The Olympics are awesome.
At this very moment I’m working on my laptop in front of the television, with the Olympics on low volume. I can switch my attention to it whenever I want, turning it up and tuning it in. The athleticism in every sport is just incredible and inspirational. (Though not inspirational enough to get me off the couch, apparently…)
As a storyteller, I’m even more drawn to the personal experiences than to the events themselves. The stories give the backdrop to the events.
Like this gospel story. There’s an event (a healing, criticism, rebuke, teaching, rejoicing), but behind that event is the personal, tragic story of a woman who had been crippled for eighteen years. It’s her story that brings real meaning to the event.
And just then there appeared a woman with a spirit that had crippled her for eighteen years. She was bent over and was quite unable to stand up straight. When Jesus saw her, he called her over and said, ‘Woman, you are set free from your ailment.’ When he laid his hands on her, immediately she stood up straight and began praising God. But the leader of the synagogue, indignant because Jesus had cured on the sabbath, kept saying to the crowd, ‘There are six days on which work ought to be done; come on those days and be cured, and not on the sabbath day.’ But the Lord answered him and said, ‘You hypocrites! Does not each of you on the sabbath untie his ox or his donkey from the manger, and lead it away to give it water? And ought not this woman, a daughter of Abraham whom Satan bound for eighteen long years, be set free from this bondage on the sabbath day?’ When he said this, all his opponents were put to shame; and the entire crowd was rejoicing at all the wonderful things that he was doing. [from Luke 13]
This year the stories of the Olympic refugee team have moved me past words.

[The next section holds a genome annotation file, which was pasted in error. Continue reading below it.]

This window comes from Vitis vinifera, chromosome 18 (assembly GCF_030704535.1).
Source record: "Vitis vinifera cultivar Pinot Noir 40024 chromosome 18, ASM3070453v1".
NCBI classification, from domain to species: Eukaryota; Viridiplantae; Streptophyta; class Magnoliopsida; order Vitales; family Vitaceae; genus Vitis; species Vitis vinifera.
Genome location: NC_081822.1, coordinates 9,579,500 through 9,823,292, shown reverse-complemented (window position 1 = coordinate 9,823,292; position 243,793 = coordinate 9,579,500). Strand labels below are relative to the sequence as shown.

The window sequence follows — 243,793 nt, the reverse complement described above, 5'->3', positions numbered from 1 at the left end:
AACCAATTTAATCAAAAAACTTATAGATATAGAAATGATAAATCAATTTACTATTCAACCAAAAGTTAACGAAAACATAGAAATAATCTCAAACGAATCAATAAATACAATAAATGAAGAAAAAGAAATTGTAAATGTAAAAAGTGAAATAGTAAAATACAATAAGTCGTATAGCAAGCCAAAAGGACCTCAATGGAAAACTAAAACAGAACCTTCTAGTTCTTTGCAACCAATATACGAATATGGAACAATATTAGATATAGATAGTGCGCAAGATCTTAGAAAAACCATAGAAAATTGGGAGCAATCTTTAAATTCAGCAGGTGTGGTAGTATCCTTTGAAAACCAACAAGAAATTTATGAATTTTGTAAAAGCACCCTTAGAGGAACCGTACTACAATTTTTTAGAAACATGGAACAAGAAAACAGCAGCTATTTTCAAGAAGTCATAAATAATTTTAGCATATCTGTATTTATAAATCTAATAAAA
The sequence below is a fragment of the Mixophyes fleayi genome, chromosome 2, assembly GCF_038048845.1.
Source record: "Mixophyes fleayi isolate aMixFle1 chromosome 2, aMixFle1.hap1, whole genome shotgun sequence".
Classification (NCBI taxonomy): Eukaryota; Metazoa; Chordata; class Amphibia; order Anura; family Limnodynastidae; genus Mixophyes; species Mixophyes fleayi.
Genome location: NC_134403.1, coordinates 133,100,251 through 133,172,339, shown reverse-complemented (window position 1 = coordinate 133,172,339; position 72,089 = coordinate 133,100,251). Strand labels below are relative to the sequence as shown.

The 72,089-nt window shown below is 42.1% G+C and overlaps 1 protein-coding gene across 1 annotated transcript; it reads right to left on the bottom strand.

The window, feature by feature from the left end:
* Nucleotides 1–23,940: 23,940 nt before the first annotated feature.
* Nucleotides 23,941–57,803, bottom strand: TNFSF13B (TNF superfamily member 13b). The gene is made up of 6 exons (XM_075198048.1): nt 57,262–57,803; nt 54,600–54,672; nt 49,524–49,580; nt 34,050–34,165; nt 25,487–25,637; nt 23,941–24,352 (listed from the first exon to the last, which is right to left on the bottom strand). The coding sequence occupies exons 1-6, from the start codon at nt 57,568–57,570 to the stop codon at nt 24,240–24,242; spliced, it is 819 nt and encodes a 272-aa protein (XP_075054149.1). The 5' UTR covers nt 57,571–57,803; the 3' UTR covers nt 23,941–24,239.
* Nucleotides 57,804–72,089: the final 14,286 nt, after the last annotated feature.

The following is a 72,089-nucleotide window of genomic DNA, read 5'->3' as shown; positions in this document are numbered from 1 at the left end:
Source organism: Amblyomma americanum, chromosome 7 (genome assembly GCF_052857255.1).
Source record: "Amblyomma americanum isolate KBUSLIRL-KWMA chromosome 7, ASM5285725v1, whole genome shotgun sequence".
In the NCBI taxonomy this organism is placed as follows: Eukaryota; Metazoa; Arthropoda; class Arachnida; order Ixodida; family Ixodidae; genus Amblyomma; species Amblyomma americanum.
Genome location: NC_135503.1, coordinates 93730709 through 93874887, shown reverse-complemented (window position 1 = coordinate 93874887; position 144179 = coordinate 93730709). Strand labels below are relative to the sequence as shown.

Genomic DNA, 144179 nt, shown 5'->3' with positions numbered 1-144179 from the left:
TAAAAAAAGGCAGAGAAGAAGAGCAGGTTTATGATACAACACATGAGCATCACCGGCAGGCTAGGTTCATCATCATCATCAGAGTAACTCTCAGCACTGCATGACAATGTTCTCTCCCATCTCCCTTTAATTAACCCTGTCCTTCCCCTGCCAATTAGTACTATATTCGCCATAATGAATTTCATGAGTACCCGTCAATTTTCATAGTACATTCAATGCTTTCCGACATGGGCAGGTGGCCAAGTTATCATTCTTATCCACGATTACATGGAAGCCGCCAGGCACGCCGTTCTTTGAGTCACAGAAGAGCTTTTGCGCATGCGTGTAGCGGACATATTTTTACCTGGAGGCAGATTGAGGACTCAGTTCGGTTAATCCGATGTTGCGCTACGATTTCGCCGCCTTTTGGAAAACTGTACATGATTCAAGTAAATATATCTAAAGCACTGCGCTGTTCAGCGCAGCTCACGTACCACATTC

You may have heard of the experience of a Syrian swimmer named Yusra Mardini. A high level swimmer in Syria, her home was destroyed by a bomb. She and her sister decided to flee a year ago, going through Lebanon and Turkey, before getting into a small boat (built for 6 or 7 occupants) with eighteen others, heading for Greece. The boat’s motor failed, and it began taking on water. Ms. Mardini and her sister, along with the only other two people on board who could swim, got into the water where they spent over three hours pulling and pushing the boat to safety. Everyone survived, and the Mardini sisters and their parents eventually ended up in Berlin, where Yusra continued her training and was selected for the Refugee Olympic Team.
This story inspires me in so many ways. It’s amazing how a sport became a vehicle for freedom from tyranny and danger. And how this young woman’s personal drama challenges assumptions and fears about refugees, just as the woman Jesus healed challenged the religious norms about sabbath activity.
Whenever one person is able to rise from a situation that imprisons—illness, oppression, cruelty, misunderstanding, poverty—that story becomes part of the larger human narrative. It’s important to create a landscape where everyone has the opportunity to rise.
Because the truth is, when any person rises, we all are inspired to stand a little straighter.
© 2016, Melissa Bane Sevier